Days to Elongated Tendrils

299 Germplasm
299 Germplasm
13,575 Recorded Values
14K Recorded Values
3 Years
3 Years
8 Locations
8 Locations
1 Experiments
1 Experiments
Days to Elongated Tendrils

This trait is the number of days plants take to have tendrils that are 5mm and longer. In lentils, tendrils are developed at the tips on new leaves, just prior to flowering (Saskatchewan Ministry Agriculture & University of Saskatchewan, 2017). At this stage, the first flower clusters are developing at the base of the leaves, and become visible (Lentil Production Manual, n.d.).


Collection Methods
AGILE Activity 2: Phenotyping in three major lentil production macro-environments

This experiment was measured using the following method(s): 10% of plants/plot have Elongated Tendrils (days).

Table 1: Site-years for AGILE Activity 2: Phenotyping in three major lentil production macro-environments*
Central Ferry, USA2018, 2017
Metaponto, Italy2016, 2017
Marchouch, Morocco2016, 2017
Bardiya, Nepal2016, 2017
Cordoba, Spain2017, 2016
Sutherland, Canada2018, 2017
Jessore, Bangladesh2017, 2016
Rosthern, Canada2017, 2016
* Only contains site years with data for this trait.
Germplasm Phenotype Search 
Trait Distribution Plot 

The phenotypic data is best summarized in a trait distribution chart. To see the summary for your experiment of interest, select it from the drop-down below. If the trait was measured with multiple methods in this experiment, you will see each method displayed in it's own chart.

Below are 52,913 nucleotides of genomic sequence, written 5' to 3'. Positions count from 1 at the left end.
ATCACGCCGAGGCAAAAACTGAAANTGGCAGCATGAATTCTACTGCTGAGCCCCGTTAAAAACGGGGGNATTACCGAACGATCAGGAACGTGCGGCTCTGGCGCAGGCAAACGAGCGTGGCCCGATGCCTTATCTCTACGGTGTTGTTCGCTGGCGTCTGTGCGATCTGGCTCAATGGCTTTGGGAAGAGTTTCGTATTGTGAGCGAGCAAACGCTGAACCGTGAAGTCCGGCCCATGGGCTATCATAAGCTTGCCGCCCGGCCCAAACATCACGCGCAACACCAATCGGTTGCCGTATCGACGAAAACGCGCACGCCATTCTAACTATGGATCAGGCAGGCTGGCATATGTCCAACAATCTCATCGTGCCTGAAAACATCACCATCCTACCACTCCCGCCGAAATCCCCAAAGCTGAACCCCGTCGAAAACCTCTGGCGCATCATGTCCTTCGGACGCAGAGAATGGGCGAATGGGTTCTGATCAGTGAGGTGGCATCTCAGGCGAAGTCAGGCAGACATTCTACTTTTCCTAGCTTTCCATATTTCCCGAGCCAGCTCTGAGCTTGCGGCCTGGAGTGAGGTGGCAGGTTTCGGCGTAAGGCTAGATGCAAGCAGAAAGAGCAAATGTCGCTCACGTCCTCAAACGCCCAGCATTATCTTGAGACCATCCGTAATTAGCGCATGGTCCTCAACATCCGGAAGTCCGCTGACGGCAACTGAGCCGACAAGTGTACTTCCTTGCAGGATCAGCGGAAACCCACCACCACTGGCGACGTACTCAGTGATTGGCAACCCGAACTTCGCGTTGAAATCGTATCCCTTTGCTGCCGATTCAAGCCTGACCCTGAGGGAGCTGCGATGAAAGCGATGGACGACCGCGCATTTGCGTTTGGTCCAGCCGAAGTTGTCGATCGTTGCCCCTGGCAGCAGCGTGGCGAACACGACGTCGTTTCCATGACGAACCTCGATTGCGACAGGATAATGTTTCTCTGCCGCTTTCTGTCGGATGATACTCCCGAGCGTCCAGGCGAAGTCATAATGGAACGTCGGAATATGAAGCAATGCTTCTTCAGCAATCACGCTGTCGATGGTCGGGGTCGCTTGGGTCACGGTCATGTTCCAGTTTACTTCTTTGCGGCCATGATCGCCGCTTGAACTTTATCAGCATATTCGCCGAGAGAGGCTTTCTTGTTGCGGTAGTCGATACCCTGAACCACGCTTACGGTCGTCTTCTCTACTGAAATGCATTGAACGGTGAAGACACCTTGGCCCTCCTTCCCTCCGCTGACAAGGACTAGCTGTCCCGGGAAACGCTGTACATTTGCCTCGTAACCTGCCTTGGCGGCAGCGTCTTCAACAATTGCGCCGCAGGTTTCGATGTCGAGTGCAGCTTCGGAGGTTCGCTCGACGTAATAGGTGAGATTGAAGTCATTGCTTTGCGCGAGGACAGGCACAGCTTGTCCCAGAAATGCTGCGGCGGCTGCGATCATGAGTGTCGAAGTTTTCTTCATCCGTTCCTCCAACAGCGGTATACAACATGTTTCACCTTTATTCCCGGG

Select the experiment you are insterested in.
10% of plants/plot have Elongated Tendrils (days)
Figure: Comparison of observed Days to Elongated Tendrils (10% of plants/plot have Elongated Tendrils) between site years for AGILE Activity 2: Phenotyping in three major lentil production macro-environments.
Days to Elongated Tendrils was measured in days.The number of days after planting for which 10% of plants have an elongated tendril was recorded. Some plants may not produce elongated tendrils but develop a rudimentary tendril only 2-3 mm long. If this applies to more than 90% of plants in the plot, this trait was not recorded. Replicates were then averaged per germplasm within a single site-year. The chart shows the traditional box plot with the kernel density estimation flanking it. Thus values in a wider section of the plot represent higher probability that members of the sampled germplasm collection will show that phenotype.
Genetic Maps and QTL
The following table lists quantitative trait loci (QTL) available for the current trait.
Genetic MapTraitNamePeak PositionConfidence IntervalPeak LODAdditive Effect
There are no quantitative trait loci (QTL) asscoaited with the current trait.